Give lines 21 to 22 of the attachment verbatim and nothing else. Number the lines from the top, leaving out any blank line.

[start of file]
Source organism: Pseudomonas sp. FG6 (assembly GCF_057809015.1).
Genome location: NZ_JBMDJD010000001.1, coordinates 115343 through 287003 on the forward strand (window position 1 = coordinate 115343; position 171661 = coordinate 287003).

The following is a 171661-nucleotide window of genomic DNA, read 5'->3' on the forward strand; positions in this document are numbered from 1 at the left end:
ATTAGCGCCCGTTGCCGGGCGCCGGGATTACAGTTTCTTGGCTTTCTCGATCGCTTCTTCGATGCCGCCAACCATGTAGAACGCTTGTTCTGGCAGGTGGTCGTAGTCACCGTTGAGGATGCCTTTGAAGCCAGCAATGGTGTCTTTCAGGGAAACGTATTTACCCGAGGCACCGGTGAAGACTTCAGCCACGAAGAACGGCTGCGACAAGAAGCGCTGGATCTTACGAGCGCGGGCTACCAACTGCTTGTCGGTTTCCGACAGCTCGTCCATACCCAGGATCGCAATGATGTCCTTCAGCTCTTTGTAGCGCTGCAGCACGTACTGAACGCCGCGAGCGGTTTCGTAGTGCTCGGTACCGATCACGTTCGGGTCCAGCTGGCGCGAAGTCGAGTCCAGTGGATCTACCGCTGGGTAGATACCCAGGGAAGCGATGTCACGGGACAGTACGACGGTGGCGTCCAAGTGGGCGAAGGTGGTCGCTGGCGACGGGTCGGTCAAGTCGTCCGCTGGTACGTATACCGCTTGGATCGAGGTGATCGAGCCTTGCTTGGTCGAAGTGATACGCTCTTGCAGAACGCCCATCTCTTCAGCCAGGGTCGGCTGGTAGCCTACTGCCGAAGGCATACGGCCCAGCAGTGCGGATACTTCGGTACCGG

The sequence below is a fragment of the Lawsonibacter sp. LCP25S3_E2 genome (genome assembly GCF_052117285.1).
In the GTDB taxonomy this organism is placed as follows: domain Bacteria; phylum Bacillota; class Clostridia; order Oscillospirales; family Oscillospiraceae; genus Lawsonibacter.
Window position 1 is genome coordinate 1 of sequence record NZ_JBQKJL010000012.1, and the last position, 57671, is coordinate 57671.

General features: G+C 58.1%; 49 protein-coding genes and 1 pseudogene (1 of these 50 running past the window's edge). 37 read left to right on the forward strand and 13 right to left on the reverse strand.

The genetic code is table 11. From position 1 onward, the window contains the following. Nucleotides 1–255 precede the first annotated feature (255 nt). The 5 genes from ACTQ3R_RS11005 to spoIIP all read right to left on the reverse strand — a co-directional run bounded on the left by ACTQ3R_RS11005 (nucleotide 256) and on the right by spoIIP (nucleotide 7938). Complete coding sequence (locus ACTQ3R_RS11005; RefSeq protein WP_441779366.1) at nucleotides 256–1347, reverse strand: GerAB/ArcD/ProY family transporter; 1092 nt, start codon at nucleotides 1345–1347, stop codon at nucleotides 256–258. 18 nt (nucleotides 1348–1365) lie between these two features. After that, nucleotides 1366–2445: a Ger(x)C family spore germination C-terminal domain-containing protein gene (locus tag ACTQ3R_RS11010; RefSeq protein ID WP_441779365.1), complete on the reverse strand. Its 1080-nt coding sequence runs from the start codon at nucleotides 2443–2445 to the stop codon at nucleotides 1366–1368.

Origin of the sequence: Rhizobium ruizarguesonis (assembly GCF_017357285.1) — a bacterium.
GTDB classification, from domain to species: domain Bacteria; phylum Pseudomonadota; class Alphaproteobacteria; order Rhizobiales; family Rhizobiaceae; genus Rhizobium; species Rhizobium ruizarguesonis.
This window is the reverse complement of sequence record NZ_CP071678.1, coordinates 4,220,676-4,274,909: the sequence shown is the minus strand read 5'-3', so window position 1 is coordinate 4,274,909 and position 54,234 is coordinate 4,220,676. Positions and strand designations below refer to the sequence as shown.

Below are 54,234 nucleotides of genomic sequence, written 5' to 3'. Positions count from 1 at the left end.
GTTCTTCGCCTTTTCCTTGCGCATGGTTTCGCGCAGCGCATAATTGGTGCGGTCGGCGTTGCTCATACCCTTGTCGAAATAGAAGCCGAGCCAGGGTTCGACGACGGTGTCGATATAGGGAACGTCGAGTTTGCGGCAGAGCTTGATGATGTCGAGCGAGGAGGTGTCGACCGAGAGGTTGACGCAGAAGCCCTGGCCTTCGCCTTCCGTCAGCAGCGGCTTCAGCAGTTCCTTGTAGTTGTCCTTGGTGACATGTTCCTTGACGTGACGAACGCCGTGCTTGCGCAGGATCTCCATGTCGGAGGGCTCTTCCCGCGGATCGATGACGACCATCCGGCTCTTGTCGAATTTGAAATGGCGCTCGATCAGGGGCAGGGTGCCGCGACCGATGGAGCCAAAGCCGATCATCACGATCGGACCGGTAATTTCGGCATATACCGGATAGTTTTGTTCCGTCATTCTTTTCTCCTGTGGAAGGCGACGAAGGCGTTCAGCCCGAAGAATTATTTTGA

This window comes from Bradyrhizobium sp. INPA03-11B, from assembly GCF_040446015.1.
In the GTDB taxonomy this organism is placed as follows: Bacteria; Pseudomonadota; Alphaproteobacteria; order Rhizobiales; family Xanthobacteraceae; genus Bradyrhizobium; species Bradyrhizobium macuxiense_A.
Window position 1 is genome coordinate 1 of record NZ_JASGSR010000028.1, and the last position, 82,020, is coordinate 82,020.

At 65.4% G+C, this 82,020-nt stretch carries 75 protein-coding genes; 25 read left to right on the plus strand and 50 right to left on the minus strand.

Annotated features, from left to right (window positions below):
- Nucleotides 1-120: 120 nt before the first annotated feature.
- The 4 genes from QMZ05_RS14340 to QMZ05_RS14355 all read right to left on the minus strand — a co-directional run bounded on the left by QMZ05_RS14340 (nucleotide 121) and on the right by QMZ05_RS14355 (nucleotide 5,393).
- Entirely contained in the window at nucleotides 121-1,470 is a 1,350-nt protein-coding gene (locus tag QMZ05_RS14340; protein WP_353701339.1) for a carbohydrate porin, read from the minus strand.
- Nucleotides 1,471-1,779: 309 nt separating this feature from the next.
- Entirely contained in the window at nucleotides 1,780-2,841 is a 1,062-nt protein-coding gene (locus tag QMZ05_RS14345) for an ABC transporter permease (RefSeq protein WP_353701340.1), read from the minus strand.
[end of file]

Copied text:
- The 4 genes from QMZ05_RS14340 to QMZ05_RS14355 all read right to left on the minus strand — a co-directional run bounded on the left by QMZ05_RS14340 (nucleotide 121) and on the right by QMZ05_RS14355 (nucleotide 5,393).
- Entirely contained in the window at nucleotides 121-1,470 is a 1,350-nt protein-coding gene (locus tag QMZ05_RS14340; protein WP_353701339.1) for a carbohydrate porin, read from the minus strand.